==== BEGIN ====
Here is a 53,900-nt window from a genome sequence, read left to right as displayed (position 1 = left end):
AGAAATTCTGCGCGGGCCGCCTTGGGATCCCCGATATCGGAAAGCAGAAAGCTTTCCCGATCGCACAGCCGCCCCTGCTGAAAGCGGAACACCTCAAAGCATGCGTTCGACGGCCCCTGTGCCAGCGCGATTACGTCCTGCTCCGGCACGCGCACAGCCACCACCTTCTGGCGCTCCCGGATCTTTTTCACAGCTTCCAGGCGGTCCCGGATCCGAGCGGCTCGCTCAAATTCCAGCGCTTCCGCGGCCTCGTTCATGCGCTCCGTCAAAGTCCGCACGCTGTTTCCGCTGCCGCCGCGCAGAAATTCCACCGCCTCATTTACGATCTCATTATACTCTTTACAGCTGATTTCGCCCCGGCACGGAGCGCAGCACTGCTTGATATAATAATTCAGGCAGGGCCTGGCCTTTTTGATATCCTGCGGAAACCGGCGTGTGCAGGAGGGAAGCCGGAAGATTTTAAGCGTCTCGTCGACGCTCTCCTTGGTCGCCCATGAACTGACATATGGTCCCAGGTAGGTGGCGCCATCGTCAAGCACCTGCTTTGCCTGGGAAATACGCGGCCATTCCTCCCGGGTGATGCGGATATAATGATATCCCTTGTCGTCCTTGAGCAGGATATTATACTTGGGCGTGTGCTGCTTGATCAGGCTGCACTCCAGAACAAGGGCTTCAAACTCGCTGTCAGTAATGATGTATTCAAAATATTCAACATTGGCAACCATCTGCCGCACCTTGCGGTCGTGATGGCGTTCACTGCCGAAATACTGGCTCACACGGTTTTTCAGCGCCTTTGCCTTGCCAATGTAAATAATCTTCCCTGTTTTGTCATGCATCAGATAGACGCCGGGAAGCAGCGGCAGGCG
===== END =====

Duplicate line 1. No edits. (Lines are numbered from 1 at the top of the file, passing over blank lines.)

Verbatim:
Here is a 53,900-nt window from a genome sequence, read left to right as displayed (position 1 = left end):